Dean became renowned as a script doctor for film projects – if a script wasn’t working send it to Dean. He had a lovely story. Once the producers of a film about to go into production were tearing their hair out over a script that had gone through umpteen versions and called on him to help. Send me the first draft, he requested. They did so and he retyped the script and sent it back with his invoice. That’s it, they enthused, that’s what we’ve been looking for.

He had a sardonic relationship with the Auckland Theatre Company which was logically his production house. But think of the Remuera crowd, they would plead with him as he presented them with another well-crafted play written from within a working class consciousness. Fuck them, he would reply.

Like any expert craftsman he kept himself out of the work, although for a playwright that is difficult. He admitted the influences of Catholicism and his Napier teachers, his mother, the themes and events of the late sixties, the Irish struggles and his flirtation with the Party. He loved James Joyce and Molly Bloom’s monologue. Of all his plays, Greek Fire, set in Cairo during WW11 and with John Mulgan at its centre, seems most like him. Sadly, I don’t think it has ever been produced. I saw a rehearsed reading and it has stayed with me. There was something of the foreign agent to Dean, the cadre in hiding, the monk in his cell, and he felt a kinship with John Mulgan, the Kiwi who wrote Man Alone, went to Oxford, served with the British Army, worked with the Greek resistance, experienced the dreadful betrayal of that country’s left after the war and committed suicide.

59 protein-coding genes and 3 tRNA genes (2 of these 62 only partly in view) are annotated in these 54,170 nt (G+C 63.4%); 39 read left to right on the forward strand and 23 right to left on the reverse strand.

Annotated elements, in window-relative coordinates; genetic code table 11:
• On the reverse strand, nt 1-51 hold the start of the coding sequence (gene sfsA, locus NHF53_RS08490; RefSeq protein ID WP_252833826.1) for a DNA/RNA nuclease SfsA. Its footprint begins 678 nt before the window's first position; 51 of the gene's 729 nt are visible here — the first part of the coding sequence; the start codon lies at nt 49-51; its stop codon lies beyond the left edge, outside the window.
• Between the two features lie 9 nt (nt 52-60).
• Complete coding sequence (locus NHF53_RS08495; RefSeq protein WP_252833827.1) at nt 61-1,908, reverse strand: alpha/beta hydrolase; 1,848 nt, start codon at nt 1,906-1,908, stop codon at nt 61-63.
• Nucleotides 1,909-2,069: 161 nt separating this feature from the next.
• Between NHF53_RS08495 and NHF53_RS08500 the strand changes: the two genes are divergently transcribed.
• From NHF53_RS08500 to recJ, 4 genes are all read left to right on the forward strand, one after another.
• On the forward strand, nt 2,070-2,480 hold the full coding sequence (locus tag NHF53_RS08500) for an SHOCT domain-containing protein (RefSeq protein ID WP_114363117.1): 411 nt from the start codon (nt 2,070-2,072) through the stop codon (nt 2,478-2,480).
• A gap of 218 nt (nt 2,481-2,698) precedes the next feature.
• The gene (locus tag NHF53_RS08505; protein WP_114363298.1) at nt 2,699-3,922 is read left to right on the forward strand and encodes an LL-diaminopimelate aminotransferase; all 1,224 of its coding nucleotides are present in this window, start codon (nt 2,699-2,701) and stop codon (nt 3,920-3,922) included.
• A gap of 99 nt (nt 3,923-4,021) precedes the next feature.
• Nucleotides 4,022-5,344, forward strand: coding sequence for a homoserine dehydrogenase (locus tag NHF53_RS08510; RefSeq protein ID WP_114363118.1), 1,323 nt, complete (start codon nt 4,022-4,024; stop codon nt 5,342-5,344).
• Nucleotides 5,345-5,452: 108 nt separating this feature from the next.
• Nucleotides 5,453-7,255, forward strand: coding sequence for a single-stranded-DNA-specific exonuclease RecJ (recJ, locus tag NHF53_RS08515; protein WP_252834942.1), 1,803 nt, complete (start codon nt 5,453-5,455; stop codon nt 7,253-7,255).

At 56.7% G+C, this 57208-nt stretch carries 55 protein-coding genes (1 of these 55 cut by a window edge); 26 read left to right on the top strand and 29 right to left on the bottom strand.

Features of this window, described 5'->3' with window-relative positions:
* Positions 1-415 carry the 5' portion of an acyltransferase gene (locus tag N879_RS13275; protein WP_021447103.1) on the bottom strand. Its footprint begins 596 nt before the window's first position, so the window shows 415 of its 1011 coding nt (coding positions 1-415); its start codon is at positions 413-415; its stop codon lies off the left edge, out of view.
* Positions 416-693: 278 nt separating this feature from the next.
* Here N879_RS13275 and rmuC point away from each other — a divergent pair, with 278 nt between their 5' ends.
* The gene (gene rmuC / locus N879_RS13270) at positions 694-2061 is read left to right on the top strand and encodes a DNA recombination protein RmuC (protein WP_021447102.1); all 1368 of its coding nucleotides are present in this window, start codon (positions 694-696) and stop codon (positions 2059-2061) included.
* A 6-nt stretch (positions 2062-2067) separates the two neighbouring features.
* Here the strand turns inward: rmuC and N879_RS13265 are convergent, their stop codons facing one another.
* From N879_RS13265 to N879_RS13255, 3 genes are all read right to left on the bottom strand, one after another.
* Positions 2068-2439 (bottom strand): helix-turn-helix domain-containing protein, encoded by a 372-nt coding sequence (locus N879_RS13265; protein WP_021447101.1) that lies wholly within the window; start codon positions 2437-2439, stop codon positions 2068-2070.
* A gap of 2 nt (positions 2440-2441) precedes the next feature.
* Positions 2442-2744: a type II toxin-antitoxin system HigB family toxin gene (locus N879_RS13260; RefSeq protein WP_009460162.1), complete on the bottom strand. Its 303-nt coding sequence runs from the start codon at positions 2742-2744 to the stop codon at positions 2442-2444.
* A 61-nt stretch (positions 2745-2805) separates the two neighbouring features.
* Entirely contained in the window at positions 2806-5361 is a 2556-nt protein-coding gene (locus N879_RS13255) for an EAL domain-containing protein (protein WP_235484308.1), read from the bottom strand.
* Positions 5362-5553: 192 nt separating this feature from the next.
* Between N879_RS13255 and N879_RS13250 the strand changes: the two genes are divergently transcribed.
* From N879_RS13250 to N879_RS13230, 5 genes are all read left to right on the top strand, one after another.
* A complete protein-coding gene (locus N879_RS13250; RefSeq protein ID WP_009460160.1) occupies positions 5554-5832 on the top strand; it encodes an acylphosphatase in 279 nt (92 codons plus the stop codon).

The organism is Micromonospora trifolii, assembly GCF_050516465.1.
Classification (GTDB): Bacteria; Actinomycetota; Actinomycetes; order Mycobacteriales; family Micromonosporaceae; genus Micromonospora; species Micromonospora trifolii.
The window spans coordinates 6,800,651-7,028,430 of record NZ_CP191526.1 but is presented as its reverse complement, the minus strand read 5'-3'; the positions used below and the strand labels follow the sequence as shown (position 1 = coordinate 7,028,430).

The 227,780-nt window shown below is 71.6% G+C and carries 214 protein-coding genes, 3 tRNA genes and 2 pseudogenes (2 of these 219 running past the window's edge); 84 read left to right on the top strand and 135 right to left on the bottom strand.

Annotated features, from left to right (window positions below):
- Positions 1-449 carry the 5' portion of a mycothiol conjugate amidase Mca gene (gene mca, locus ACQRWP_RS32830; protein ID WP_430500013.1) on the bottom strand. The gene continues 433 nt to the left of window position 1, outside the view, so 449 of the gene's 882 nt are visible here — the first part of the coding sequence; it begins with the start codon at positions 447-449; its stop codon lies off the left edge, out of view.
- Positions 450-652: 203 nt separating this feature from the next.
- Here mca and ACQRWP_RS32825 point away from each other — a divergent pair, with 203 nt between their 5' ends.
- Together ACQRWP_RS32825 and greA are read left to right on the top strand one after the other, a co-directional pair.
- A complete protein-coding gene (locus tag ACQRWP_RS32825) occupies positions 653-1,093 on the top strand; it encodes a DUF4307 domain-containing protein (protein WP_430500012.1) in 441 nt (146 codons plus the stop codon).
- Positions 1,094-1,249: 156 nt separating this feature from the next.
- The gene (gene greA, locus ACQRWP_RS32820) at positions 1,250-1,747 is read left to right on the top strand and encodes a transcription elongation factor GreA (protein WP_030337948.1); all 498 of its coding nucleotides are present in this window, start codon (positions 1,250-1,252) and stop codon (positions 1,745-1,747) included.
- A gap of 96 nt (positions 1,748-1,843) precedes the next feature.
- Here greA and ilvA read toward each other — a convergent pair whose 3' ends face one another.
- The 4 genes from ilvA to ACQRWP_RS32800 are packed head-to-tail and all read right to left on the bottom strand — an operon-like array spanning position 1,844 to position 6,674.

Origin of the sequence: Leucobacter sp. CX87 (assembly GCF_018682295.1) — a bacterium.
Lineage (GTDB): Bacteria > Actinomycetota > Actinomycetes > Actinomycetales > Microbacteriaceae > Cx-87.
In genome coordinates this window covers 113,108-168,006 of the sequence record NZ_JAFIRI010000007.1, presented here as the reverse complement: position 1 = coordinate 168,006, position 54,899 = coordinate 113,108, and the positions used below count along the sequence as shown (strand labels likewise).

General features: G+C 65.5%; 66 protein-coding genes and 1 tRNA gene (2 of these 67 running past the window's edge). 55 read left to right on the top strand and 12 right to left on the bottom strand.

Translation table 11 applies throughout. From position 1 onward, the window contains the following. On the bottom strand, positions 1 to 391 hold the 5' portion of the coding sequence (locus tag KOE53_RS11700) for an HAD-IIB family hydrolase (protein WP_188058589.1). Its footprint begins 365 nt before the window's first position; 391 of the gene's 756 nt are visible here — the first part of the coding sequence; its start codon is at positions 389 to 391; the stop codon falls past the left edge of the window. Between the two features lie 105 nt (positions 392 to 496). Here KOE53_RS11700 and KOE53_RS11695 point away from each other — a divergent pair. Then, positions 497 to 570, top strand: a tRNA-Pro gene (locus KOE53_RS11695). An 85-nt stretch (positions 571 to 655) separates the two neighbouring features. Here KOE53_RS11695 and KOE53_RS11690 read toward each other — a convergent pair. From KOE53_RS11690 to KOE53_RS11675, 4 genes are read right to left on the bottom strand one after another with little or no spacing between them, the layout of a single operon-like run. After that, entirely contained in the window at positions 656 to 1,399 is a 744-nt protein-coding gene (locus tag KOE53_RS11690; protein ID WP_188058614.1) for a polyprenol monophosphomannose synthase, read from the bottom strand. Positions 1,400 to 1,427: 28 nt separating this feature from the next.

Dean remained stalwart during the post-modern fragmentation, was always generous and always ready to meet for a beer at the Grey Lynn Working Men’s Club when I was in Auckland. We would swap yarns. He was the one who suggested a working class museum in Blackball. I never attempted the mainstream theatre but like Dean kept on working no matter what and he appreciated that.

He will be sadly missed, a man out of his time, out of place in some ways, yet resolutely creative, maintaining a culture which , one day, hopefully soon, the world will return to.

RIP comrade.